I turn 35 tomorrow and have been thinking about how I want to live in this new phase of my life. There are two philosophies that people use as guidelines for making decisions about their life’s experiences. I am posing a third.
“Live Like You Were Dying” is a popular ballad by Country singer Tim McGraw. In it, a man who may be facing his demise details the various experiences and adventures he has had. The words are so famous that you are probably singing them in your head right now:
“I went sky-diving
I went Rocky Mountain climbing
I went 2.7 seconds on a bull named Fumanchu.
And I loved deeper
And I spoke sweeter
And I gave forgiveness I’d been denying
And he said”because he feels as though his life is drawing to an end.
‘Someday I hope you get the chance
To live like you were dying’”
It’s a great song, but I don’t agree with McGraw’s philosophy. I have chosen a different approach to life and maybe it will work for you.
It’s not the carpe diem “seize the day” that can lead to some people who fail to realize the future consequences of their decisions. Ask someone who has an enormous tattoo they regret or someone who invested their life’s savings in a fly-by-night business venture on a whim or someone who is lactose intolerant who can’t refuse a brownie cookie dough sundae at Dairy Queen. Some things are not worth risking your long-term happiness and short-term digestive comfort for.
On the other end of the spectrum are the people who say that they want to live forever. I taught Tuck Everlasting to my 6th grade students this year and we had several discussions of the notion of eternal life on Earth. The characters in the story are more or less imprisoned in their Earthly bodies and suffer from tremendous emotional strife. The eternal life Jesus offers us in His Kingdom is free of pain and suffering. I don’t want to wander the Earth for eternity with the pain of the human condition. More realistically, I don’t think it’s a good idea to think you have all the time in the world to fulfil your dreams, make amends with someone who has hurt you, and pay your taxes. You have to take action, without haste, without prolonging.
My approach is this: I want to live my life like I am going to be 95. Why 95? Because I want be white-haired and wisened, having earned my experiences in encapsulated doses over time. I aim to find that balance between taking advantage of opportunities as they come up, like concert tickets or impromptu weekend getaways, and planning long-range goals like buying a black BMW and (finally) writing a book. I want to eat right and exercise and take care of my body now so that I am able to walk and talk and enjoy food and wine with my grandchildren and hold my great-grandchildren in my shaky, wrinkled hands. I want to dance with my husband on our 76th anniversary. I want to die conscious of where I am, who I am with, where I have been, and what I have done.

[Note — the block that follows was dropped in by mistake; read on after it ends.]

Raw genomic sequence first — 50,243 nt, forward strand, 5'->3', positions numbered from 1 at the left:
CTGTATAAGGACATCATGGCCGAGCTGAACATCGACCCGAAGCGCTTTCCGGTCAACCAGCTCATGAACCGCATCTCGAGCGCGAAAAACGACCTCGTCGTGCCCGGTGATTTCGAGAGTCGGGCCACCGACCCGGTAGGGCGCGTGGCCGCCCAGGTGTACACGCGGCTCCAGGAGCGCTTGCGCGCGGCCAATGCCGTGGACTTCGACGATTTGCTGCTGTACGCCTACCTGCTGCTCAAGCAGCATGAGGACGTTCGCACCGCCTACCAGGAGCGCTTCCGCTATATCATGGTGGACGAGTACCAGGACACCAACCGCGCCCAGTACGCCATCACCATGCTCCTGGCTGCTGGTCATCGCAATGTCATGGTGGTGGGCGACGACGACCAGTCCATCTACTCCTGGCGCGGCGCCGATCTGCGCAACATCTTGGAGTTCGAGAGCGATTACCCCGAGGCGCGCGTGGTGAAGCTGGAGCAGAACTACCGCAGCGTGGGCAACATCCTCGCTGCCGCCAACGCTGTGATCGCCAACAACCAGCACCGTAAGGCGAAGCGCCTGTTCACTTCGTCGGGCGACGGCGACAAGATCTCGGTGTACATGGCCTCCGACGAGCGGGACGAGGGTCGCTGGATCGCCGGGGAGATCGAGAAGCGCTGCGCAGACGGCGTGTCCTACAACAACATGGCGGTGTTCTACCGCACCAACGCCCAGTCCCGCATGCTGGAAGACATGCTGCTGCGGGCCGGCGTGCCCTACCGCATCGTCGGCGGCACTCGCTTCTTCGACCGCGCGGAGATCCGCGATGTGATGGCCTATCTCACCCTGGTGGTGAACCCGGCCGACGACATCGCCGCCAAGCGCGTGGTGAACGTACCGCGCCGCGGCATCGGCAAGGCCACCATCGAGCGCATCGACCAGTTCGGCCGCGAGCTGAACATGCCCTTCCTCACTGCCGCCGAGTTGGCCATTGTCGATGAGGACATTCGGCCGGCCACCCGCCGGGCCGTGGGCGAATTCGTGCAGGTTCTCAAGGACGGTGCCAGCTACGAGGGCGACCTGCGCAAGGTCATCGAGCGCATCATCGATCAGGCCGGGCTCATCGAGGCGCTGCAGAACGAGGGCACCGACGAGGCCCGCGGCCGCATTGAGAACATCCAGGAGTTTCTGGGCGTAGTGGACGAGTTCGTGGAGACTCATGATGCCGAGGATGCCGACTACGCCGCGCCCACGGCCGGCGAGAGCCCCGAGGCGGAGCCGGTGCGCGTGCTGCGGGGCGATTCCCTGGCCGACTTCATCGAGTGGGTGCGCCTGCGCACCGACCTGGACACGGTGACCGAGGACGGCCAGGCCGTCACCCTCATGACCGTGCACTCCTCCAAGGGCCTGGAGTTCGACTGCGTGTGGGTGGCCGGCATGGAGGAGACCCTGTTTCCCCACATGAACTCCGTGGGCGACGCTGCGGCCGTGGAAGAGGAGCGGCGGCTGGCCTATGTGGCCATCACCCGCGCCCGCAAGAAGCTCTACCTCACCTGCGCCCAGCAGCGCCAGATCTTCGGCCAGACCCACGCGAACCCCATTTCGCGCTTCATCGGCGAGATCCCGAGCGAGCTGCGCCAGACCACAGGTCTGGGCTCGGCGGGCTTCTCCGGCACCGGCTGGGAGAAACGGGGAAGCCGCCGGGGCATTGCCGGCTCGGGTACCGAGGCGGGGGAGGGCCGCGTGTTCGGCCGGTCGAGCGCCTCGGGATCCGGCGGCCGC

I want to leave a legacy of joy de vivre, but I can’t do that if I don’t envision a long life for myself with many opportunities that spread out before me like stepping stones across a river. Because I am human and don’t have access to an enchanted spring in Treegap where the water I drink will make me live forever, I am going to miss out on some of the dreams I have imagined for myself. I may never get to go on safari in Kenya or participate in the Iditarod or chase down a tornado or meet Pope Francis or earning a Pulitzer, but I’m going to spend the next 60 years trying. For now, I am pleased with the life I’ve had so far, from marrying my high school sweetheart to strolling the Irish countryside to becoming a mom to paddling on the Colorado River to completing my 12th year of teaching today and to writing about everyday life. I could die tomorrow and be happy with all I’ve done, but when I’m 95, I want to read this and smile.